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Seán Flanagan (26 January 1922 – 5 February 1993) was an Irish Fianna Fáil politician and Gaelic footballer who served as Minister for Health from 1966 to 1969, Minister for Lands from 1969 to 1973, and Parliamentary Secretary to the Minister for Industry and Commerce from 1965 to 1966. He served as a Member of the European Parliament (MEP) for the Connacht–Ulster from 1979 to 1989. He served as a Teachta Dála for the Mayo South constituency from 1951 to 1969, and for Mayo East from 1969 to 1977.[1]

Seán Flanagan
Seán Flanagan.jpg
Flanagan in 1967
Minister for Lands
In office
2 July 1969 – 14 March 1973
TaoiseachJack Lynch
Preceded byPádraig Faulkner
Succeeded byTom Fitzpatrick
Minister for Health
In office
13 July 1966 – 2 July 1969
TaoiseachJack Lynch
Preceded byDonogh O'Malley
Succeeded byPádraig Faulkner
Parliamentary Secretary to the Minister for Industry and Commerce
In office
21 April 1965 – 13 July 1966
TaoiseachSeán Lemass
Preceded byNew office
Succeeded byOffice abolished
Member of the European Parliament
In office
1 July 1979 – 24 May 1989
Teachta Dála
In office
May 1951 – June 1969
ConstituencyMayo South
In office
June 1969 – June 1977
ConstituencyMayo East
Personal details
Born(1922-01-26)26 January 1922
Ballyhaunis, County Mayo, Ireland
Died5 February 1993(1993-02-05) (aged 71)
Dublin, Ireland
Political partyFianna Fáil
Spouse(s)Mary Patricia Doherty (m. 1944; d. 1993)
EducationSt. Jarlath's College
Alma materUniversity College Dublin


Early life and educationEdit

Seán Flanagan was born in Coolnaha, Aghamore, Ballyhaunis, County Mayo in 1922. He was educated locally, then later at St. Jarlath's College in Tuam, County Galway, where he showed enthusiasm for sport. He won two Connacht championship medals with the college in 1939 and in 1940. He later studied at Clonliffe College in Dublin, and then enrolled in University College Dublin where he studied law and qualified as a solicitor.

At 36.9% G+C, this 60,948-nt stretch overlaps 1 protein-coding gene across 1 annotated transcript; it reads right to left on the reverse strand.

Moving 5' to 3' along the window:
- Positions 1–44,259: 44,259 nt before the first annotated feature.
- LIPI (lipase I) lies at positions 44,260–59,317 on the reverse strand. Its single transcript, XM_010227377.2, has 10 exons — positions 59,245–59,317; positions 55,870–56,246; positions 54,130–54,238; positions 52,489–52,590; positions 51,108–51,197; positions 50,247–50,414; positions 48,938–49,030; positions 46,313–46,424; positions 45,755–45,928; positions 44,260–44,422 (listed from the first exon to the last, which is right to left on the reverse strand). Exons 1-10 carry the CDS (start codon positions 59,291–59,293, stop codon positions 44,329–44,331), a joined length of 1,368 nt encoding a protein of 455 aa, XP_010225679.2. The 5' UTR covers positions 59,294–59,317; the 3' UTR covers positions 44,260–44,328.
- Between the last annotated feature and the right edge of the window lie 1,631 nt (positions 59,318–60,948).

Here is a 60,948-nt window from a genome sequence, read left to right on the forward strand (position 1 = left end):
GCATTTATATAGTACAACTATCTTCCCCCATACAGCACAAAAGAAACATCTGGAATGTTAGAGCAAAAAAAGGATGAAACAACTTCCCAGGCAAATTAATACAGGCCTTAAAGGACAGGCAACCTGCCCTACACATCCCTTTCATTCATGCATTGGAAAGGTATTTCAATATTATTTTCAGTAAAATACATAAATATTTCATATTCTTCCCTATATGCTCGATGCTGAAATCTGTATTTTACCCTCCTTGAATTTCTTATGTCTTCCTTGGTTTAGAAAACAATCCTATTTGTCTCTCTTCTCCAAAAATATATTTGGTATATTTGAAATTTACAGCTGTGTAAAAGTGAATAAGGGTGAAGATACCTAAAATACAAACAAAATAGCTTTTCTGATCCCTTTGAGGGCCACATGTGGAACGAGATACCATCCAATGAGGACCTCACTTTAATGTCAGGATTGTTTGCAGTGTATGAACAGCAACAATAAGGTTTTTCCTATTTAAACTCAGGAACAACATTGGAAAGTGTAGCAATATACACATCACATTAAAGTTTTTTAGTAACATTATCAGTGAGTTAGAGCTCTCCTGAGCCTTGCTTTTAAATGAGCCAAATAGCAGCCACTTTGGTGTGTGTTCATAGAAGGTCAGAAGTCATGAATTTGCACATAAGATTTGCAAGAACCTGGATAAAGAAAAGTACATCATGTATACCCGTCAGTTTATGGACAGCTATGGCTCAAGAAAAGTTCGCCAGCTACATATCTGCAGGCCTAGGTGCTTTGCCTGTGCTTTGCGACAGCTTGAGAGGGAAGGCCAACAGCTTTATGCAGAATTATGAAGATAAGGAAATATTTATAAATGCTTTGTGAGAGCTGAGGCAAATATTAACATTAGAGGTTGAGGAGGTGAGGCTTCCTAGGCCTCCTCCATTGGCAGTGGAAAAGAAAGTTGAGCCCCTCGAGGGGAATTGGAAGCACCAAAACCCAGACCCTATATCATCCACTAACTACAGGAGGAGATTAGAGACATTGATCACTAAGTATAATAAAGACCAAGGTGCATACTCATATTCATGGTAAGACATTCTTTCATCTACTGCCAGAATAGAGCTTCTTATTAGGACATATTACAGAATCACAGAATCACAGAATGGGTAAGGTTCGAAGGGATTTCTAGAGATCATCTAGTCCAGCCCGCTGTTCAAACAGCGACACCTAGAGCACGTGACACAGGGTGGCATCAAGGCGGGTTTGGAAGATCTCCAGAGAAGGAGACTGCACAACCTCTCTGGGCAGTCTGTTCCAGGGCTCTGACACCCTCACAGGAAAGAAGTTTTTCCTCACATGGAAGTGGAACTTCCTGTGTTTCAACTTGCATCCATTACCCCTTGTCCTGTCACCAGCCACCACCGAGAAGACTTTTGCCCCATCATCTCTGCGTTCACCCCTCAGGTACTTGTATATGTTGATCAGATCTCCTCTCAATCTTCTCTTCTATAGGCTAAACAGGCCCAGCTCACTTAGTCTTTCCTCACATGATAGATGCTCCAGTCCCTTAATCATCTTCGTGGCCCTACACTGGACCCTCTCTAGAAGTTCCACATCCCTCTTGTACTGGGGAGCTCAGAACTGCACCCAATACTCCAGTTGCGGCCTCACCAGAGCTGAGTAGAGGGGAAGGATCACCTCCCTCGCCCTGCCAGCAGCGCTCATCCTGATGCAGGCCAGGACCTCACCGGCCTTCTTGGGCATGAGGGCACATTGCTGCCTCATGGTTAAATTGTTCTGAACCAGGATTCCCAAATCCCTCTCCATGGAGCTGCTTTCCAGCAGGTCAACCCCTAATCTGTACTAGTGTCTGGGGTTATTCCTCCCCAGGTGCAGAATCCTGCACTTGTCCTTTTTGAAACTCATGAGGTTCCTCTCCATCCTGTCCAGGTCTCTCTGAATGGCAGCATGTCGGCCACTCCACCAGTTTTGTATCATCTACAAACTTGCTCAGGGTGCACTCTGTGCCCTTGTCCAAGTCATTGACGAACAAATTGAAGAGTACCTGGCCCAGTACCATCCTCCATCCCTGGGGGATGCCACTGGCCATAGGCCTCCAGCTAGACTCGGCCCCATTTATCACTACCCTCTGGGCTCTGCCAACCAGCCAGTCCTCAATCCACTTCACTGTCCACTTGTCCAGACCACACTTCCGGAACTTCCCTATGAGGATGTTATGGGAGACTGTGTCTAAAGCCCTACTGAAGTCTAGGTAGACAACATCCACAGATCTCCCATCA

Football careerEdit

Flanagan also played senior Gaelic football for Mayo. He captained the All-Ireland final-winning sides of 1950 and 1951, and won five Connacht senior championship medals in all. He also won two National Football League titles in 1949 and 1954. While still a footballer, Flanagan entered into a career in politics.

In recognition of his skills and long-running contribution to the sport, Flanagan was awarded the 1992 All-time all-star award as no GAA All Stars Awards were being issued at the time of his playing career. In 1984, the Gaelic Athletic Association centenary year he was honoured by being named on their Football Team of the Century. In 1999, he was again honoured by the GAA by being named on their Gaelic Football Team of the Millennium.

Political careerEdit

Flanagan came from a Fianna Fáil family, and was recruited into the party in east Mayo. He was elected a Fianna Fáil Teachta Dála (TD) for Mayo South at the 1951 general election, and won a seat—first there, then from 1969 in Mayo East—at each subsequent election until he lost his seat at the 1977 general election.[2]

Flanagan rose rapidly through the party ranks, and was appointed a Parliamentary Secretary under Taoiseach Seán Lemass in 1959. In the Fianna Fáil leadership election in 1966 Flanagan supported Jack Lynch. When Lynch became Taoiseach, Flanagan was promoted to the Cabinet as Minister for Health. Three years later in 1969 he became Minister for Lands. Flanagan lost his seat at the 1977 general election, and effectively retired from domestic politics; however, he was elected to the European Parliament in the first direct elections in 1979. He was re-elected in 1984, and retired from politics in 1989.

Seán Flanagan died on 5 February 1993, at the age of 71.

See alsoEdit


  1. ^ "Seán Flanagan". Oireachtas Members Database. Retrieved 9 July 2019.
  2. ^ "Seán Flanagan". Retrieved 28 December 2011.

External linksEdit

Political offices
New office Parliamentary Secretary to the Minister for Industry and Commerce
Succeeded by
Office abolished
Preceded by
Donogh O'Malley
Minister for Health
Succeeded by
Joseph Brennan
Preceded by
Pádraig Faulkner
Minister for Lands
Succeeded by
Tom Fitzpatrick